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PATENTS & REGULATION: Law suit against U.S. farmers on alleged Monsanto patent infringement filed in error



                                  PART 1


------------------------------- GENET-news -------------------------------

TITLE:   SEED VENDOR BACKTRACKS ON SUIT AGAINST FARMERS

SOURCE:  Pittsburgh Tribune-Review, USA

AUTHOR:  Brian Bowling

URL:     http://www.pittsburghlive.com/x/pittsburghtrib/news/breaking/s_746747.html

DATE:    15.07.2011

SUMMARY: "A federal lawsuit accusing two Erie County farmers of violating a seed technology agreement was filed in error, a representative for a St. Louis agricultural biotech company said on Thursday. Sara Miller, a spokeswoman for Monsanto, said the lawsuit filed in federal court in Pittsburgh was meant to collect money owed to Hubner Seeds ?for corn, soybean and wheat products that were purchased in 2009 and 2010.? ?The filing was submitted by a third-party vendor and mistakenly included a claim for patent infringement and named Monsanto as the plaintiff,? she said."

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SEED VENDOR BACKTRACKS ON SUIT AGAINST FARMERS

A federal lawsuit accusing two Erie County farmers of violating a seed technology agreement was filed in error, a representative for a St. Louis agricultural biotech company said on Thursday.

Sara Miller, a spokeswoman for Monsanto, said the lawsuit filed in federal court in Pittsburgh was meant to collect money owed to Hubner Seeds ?for corn, soybean and wheat products that were purchased in 2009 and 2010.?

?The filing was submitted by a third-party vendor and mistakenly included a claim for patent infringement and named Monsanto as the plaintiff,? she said.

As originally filed, the lawsuit claimed that Harold V. Wiser of Girard and Harold Steve Wiser Jr. of Fairview illegally saved seeds from crops grown using Monsanto?s Roundup Ready product and were using them this year to plant crops. The lawsuit also included a claim that the Wisers owed more than $160,000 for unpaid goods.

Miller said the filing would be amended to correct the errors, but as of 5 p.m. yesterday the original lawsuit was the only version on file. The Lehigh County attorney who filed the lawsuit, Demetrios H. Tsarouhis, couldn?t be reached for comment.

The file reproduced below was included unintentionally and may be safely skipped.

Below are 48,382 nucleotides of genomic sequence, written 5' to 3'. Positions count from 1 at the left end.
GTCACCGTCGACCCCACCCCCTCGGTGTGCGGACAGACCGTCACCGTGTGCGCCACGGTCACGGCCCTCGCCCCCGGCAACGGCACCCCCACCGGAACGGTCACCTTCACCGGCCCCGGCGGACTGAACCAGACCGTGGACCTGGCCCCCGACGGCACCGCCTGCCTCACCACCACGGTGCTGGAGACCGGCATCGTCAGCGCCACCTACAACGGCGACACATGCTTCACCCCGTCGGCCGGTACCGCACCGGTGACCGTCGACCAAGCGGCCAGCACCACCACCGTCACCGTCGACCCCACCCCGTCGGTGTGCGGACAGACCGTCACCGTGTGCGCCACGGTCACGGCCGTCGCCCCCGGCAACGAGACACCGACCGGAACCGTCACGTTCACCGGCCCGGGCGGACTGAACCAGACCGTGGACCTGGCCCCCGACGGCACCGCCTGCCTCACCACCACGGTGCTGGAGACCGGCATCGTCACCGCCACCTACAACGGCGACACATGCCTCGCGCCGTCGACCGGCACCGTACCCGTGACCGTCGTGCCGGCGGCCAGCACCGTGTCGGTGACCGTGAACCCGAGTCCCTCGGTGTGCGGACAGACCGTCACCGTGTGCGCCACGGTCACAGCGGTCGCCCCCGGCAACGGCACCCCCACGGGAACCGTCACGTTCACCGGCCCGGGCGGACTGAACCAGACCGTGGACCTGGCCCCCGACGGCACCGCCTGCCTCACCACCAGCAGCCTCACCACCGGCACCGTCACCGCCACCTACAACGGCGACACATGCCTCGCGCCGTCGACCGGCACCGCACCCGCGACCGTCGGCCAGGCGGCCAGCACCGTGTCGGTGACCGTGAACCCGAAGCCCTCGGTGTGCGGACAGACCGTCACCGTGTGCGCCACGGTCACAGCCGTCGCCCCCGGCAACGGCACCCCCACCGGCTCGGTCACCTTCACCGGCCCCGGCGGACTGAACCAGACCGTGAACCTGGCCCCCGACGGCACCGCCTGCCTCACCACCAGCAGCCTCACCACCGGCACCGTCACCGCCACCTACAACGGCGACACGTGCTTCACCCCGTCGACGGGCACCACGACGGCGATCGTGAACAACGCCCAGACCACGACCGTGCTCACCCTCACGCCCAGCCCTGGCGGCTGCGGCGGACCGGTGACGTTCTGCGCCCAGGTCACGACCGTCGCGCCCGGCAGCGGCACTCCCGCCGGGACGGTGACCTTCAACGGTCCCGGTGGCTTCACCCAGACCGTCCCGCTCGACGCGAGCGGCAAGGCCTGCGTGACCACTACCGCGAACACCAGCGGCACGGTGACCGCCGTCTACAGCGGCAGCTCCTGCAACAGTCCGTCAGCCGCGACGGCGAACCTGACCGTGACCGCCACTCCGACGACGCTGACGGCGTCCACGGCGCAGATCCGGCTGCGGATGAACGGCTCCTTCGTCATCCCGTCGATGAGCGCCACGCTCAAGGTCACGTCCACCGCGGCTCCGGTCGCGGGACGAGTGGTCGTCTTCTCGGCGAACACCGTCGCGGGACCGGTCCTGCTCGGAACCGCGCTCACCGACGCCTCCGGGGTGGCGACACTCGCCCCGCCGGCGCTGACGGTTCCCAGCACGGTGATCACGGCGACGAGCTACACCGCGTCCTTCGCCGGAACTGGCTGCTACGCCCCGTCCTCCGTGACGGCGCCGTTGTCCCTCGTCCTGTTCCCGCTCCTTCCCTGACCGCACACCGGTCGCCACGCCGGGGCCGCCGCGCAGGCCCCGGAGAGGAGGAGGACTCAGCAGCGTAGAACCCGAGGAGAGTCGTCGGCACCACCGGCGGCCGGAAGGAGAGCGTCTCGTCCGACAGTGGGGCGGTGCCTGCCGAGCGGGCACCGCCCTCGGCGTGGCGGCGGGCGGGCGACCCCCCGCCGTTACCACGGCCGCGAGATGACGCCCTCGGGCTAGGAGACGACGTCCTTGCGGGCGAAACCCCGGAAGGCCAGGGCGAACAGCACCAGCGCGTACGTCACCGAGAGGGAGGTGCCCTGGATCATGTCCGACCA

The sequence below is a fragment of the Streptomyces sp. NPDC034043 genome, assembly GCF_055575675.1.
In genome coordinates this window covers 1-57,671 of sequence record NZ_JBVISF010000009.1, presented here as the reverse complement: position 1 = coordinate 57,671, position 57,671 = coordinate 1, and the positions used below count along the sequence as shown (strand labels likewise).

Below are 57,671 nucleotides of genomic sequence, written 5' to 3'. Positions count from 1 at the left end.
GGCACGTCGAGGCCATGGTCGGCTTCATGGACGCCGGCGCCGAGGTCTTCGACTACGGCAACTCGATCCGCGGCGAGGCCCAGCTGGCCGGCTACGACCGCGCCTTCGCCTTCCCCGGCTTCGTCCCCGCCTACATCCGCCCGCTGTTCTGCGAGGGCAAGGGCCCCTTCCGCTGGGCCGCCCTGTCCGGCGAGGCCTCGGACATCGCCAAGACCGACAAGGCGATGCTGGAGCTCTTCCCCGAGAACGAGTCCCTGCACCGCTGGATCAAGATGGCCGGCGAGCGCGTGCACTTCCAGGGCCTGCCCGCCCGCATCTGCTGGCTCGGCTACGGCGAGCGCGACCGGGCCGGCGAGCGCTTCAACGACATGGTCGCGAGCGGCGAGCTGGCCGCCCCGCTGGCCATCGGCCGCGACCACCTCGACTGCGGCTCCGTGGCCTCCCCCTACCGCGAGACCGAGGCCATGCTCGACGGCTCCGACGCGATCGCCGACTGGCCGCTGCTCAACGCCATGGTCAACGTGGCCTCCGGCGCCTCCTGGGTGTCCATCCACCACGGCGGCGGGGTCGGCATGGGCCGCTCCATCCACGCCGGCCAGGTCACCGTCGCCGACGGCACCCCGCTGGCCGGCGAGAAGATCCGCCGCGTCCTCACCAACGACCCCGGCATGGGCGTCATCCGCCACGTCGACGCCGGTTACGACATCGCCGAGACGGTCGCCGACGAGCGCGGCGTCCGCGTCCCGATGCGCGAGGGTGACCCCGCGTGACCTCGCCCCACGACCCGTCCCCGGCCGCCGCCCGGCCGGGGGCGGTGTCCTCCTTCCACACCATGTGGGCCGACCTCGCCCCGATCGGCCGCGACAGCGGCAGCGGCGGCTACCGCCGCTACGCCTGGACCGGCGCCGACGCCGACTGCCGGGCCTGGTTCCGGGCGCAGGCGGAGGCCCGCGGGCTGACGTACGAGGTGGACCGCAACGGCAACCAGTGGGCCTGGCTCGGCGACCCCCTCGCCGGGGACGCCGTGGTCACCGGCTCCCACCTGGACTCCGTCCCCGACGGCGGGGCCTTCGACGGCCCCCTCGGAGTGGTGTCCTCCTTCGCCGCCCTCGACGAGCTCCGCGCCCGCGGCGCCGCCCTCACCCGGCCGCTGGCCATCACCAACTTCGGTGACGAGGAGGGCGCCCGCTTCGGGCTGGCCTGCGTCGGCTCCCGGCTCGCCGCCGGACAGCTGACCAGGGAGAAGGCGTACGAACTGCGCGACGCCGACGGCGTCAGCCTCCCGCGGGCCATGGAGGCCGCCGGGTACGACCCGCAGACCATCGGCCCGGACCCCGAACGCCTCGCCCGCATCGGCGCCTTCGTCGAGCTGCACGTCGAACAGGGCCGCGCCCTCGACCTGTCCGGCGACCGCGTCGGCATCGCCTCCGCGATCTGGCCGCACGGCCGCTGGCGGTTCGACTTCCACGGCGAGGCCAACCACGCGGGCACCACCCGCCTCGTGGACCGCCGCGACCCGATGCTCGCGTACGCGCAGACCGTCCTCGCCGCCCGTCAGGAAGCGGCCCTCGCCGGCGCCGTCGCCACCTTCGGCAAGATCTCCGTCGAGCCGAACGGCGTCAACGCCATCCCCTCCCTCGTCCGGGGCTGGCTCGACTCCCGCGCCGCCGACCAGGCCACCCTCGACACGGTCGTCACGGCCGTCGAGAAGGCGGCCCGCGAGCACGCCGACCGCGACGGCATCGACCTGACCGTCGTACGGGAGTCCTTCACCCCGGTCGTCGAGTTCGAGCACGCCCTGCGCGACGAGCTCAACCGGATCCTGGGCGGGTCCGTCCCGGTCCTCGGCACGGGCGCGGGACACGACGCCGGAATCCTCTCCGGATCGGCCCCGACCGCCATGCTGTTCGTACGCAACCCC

Harold V. Wiser couldn?t be reached for comment.

Al Lindsay, Steve Wiser?s lawyer, declined to comment other than to say that he?s meeting with his client to discuss whichever lawsuit has been filed against him.

?I must say, I find this peculiar,? he said.

Monsanto requires farmers to sign a contract agreeing not to glean seeds from crops grown with its genetically modified seeds. Instead, the farmers have to buy new seeds every year. The company said it files about a dozen lawsuits each year involving reuse of the seeds.

Miller said that isn?t an issue in this case.

Monsanto doesn?t sell a Roundup Ready version of its wheat seeds, but she wasn?t sure whether the wheat seeds the Wisers purchased include some agreement similar to the technology agreement on the corn or soybeans.



                                  PART 2

------------------------------- GENET-news -------------------------------

TITLE:   MONSANTO FILES SUIT AGAINST TWO ERIE AREA FARMERS OVER SEEDS

SOURCE:  Pittsburgh Post-Gazette, USA

AUTHOR:  Rich Lord

URL:     http://www.post-gazette.com/pg/11194/1160101-100.stm

DATE:    13.07.2011

SUMMARY: "Agrichemical giant Monsanto Co. today filed a federal lawsuit against two Erie-area farmers, accusing them of planting seed saved from plants grown from the company?s genetically engineered products. According to the lawsuit filed in U.S. District Court in Pittsburgh, farmers Harold Wiser, of Carlton, and Steve Wiser, of Girard, bought Monsanto?s wheat, soybean and corn seeds. The seeds are genetically engineered to be resistant to Monsanto?s pesticides, which ?will cause severe injury or death to varieties that do not contain the [pesticide-resistance] technology.?"

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MONSANTO FILES SUIT AGAINST TWO ERIE AREA FARMERS OVER SEEDS

Agrichemical giant Monsanto Co. today filed a federal lawsuit against two Erie-area farmers, accusing them of planting seed saved from plants grown from the company?s genetically engineered products.

According to the lawsuit filed in U.S. District Court in Pittsburgh, farmers Harold Wiser, of Carlton, and Steve Wiser, of Girard, bought Monsanto?s wheat, soybean and corn seeds. The seeds are genetically engineered to be resistant to Monsanto?s pesticides, which ?will cause severe injury or death to varieties that do not contain the [pesticide-resistance] technology.?